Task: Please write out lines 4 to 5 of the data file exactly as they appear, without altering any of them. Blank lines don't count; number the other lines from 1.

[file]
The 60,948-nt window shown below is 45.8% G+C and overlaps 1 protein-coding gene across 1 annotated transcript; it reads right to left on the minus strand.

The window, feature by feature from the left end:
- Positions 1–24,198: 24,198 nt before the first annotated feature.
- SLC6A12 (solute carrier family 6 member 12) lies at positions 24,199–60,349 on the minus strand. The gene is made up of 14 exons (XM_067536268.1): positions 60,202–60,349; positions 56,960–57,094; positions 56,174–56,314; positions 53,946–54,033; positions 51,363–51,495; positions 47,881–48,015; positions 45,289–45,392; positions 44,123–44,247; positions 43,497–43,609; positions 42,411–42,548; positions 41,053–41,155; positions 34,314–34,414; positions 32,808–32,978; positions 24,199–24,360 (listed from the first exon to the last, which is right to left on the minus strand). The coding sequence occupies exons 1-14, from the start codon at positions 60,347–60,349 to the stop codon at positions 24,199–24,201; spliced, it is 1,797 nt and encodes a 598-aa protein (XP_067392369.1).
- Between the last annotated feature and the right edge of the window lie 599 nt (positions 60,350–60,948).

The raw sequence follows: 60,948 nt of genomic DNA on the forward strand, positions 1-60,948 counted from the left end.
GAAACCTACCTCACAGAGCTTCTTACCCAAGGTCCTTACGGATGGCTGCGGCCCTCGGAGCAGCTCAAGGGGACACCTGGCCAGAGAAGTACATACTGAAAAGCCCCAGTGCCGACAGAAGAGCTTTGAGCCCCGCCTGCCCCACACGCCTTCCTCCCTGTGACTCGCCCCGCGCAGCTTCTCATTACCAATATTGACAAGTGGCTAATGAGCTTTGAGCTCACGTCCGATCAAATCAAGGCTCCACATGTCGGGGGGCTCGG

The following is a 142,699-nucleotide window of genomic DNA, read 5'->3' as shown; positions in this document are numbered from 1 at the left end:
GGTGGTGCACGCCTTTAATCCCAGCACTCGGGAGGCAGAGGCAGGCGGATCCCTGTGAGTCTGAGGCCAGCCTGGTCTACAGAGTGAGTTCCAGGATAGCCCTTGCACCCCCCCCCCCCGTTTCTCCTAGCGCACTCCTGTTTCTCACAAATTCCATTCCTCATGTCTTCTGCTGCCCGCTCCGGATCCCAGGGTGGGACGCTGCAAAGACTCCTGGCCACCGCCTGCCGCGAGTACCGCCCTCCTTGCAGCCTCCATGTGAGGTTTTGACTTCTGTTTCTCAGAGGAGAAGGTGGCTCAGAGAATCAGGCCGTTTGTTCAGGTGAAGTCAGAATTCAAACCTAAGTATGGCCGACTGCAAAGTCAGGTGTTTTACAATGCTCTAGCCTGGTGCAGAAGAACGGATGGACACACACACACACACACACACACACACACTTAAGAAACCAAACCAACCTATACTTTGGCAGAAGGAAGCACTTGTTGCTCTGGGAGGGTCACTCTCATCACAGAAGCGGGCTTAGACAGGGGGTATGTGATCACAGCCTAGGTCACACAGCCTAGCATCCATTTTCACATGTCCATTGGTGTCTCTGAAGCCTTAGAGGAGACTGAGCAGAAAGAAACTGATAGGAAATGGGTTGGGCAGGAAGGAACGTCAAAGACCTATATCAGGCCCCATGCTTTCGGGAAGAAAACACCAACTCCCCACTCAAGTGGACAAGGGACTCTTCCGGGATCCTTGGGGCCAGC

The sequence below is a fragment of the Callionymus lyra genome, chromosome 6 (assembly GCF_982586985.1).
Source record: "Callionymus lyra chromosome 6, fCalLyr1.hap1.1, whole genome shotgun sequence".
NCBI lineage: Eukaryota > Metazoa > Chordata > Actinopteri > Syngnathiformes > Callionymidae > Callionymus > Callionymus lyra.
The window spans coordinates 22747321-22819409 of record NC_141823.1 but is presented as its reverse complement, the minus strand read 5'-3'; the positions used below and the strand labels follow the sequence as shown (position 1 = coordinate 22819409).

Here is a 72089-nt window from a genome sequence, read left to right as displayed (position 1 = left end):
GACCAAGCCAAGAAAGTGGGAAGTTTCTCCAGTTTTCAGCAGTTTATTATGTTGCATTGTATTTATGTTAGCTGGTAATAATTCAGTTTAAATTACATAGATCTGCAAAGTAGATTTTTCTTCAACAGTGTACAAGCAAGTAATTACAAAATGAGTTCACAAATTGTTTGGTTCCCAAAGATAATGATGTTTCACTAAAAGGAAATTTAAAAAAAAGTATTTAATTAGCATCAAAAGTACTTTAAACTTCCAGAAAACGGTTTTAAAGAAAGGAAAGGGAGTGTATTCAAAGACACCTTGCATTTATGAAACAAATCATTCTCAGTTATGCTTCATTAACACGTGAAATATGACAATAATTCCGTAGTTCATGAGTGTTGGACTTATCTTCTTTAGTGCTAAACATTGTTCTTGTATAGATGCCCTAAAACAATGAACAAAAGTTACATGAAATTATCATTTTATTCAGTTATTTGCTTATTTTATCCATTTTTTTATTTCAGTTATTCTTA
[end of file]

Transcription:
- SLC6A12 (solute carrier family 6 member 12) lies at positions 24,199–60,349 on the minus strand. The gene is made up of 14 exons (XM_067536268.1): positions 60,202–60,349; positions 56,960–57,094; positions 56,174–56,314; positions 53,946–54,033; positions 51,363–51,495; positions 47,881–48,015; positions 45,289–45,392; positions 44,123–44,247; positions 43,497–43,609; positions 42,411–42,548; positions 41,053–41,155; positions 34,314–34,414; positions 32,808–32,978; positions 24,199–24,360 (listed from the first exon to the last, which is right to left on the minus strand). The coding sequence occupies exons 1-14, from the start codon at positions 60,347–60,349 to the stop codon at positions 24,199–24,201; spliced, it is 1,797 nt and encodes a 598-aa protein (XP_067392369.1).
- Between the last annotated feature and the right edge of the window lie 599 nt (positions 60,350–60,948).